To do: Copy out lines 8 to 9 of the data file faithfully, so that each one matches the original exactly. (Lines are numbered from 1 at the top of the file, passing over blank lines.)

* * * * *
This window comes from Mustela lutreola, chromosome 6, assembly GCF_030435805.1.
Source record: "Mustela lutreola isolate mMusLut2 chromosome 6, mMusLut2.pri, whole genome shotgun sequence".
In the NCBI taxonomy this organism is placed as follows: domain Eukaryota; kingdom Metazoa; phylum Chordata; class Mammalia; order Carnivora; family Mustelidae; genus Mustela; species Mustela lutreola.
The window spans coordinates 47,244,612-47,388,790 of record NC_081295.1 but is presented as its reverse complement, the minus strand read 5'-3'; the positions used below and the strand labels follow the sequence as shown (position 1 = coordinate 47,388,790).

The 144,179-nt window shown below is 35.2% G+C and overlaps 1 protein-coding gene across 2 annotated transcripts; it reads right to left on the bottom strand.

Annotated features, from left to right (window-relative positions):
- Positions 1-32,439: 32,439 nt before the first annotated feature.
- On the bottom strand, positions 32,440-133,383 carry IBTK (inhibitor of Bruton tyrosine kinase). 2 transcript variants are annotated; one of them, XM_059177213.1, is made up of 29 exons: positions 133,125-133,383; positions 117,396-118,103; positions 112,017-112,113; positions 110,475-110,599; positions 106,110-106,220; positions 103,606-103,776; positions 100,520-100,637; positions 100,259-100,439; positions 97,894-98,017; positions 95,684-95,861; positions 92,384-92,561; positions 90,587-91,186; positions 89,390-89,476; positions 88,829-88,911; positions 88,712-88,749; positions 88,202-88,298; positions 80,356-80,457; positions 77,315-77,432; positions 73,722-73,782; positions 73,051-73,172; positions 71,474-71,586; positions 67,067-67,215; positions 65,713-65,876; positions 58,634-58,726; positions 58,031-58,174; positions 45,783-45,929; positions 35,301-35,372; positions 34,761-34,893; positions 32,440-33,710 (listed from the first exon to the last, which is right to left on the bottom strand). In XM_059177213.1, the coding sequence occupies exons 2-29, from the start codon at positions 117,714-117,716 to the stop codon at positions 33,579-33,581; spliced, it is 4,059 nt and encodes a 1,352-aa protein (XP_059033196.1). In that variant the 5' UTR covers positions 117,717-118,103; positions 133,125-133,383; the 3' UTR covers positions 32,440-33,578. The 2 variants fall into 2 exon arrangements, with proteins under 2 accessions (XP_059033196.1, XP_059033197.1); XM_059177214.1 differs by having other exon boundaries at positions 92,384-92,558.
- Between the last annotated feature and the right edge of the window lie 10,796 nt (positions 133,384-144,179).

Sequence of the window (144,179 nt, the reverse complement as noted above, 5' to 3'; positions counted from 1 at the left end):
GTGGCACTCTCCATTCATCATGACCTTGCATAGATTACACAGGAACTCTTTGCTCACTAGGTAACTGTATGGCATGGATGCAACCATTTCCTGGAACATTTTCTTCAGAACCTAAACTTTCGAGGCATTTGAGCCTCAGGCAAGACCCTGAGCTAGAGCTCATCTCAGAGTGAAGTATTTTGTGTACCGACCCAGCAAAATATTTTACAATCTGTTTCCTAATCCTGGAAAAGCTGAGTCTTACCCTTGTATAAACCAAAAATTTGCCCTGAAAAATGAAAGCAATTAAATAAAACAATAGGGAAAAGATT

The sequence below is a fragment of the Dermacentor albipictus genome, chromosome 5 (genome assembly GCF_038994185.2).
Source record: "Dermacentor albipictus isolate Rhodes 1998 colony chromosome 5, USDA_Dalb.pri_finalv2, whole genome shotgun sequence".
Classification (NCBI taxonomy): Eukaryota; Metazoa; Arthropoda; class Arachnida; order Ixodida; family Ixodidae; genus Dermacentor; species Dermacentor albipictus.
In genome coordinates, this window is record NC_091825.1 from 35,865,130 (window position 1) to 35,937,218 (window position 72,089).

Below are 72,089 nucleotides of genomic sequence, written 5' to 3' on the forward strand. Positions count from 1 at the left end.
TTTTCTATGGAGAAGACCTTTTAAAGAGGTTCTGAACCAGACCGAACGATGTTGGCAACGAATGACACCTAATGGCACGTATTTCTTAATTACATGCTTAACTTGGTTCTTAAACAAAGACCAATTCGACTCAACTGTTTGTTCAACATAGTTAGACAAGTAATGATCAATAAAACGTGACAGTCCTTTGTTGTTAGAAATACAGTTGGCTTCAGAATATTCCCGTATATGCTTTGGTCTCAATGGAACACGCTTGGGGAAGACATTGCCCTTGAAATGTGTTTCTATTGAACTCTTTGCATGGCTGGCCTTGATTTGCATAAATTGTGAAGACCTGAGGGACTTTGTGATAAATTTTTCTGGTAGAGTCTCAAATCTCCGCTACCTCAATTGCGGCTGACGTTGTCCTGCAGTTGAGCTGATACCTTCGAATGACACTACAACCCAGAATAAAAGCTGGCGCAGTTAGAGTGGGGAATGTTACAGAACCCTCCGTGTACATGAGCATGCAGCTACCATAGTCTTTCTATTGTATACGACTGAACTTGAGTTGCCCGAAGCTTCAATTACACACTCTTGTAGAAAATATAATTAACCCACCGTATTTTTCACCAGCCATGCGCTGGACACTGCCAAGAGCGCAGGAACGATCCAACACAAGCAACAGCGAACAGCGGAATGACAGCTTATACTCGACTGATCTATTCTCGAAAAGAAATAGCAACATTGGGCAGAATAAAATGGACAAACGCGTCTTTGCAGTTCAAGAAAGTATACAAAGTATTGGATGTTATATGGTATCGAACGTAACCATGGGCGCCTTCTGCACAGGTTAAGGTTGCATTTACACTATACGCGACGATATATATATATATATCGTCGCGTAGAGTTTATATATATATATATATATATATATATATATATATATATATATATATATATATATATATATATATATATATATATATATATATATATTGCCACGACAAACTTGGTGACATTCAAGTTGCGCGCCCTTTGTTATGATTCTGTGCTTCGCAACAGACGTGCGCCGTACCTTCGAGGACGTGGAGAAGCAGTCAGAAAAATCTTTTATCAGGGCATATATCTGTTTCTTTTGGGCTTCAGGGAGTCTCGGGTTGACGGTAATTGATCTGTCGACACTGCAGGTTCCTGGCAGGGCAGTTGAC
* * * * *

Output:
- On the bottom strand, positions 32,440-133,383 carry IBTK (inhibitor of Bruton tyrosine kinase). 2 transcript variants are annotated; one of them, XM_059177213.1, is made up of 29 exons: positions 133,125-133,383; positions 117,396-118,103; positions 112,017-112,113; positions 110,475-110,599; positions 106,110-106,220; positions 103,606-103,776; positions 100,520-100,637; positions 100,259-100,439; positions 97,894-98,017; positions 95,684-95,861; positions 92,384-92,561; positions 90,587-91,186; positions 89,390-89,476; positions 88,829-88,911; positions 88,712-88,749; positions 88,202-88,298; positions 80,356-80,457; positions 77,315-77,432; positions 73,722-73,782; positions 73,051-73,172; positions 71,474-71,586; positions 67,067-67,215; positions 65,713-65,876; positions 58,634-58,726; positions 58,031-58,174; positions 45,783-45,929; positions 35,301-35,372; positions 34,761-34,893; positions 32,440-33,710 (listed from the first exon to the last, which is right to left on the bottom strand). In XM_059177213.1, the coding sequence occupies exons 2-29, from the start codon at positions 117,714-117,716 to the stop codon at positions 33,579-33,581; spliced, it is 4,059 nt and encodes a 1,352-aa protein (XP_059033196.1). In that variant the 5' UTR covers positions 117,717-118,103; positions 133,125-133,383; the 3' UTR covers positions 32,440-33,578. The 2 variants fall into 2 exon arrangements, with proteins under 2 accessions (XP_059033196.1, XP_059033197.1); XM_059177214.1 differs by having other exon boundaries at positions 92,384-92,558.
- Between the last annotated feature and the right edge of the window lie 10,796 nt (positions 133,384-144,179).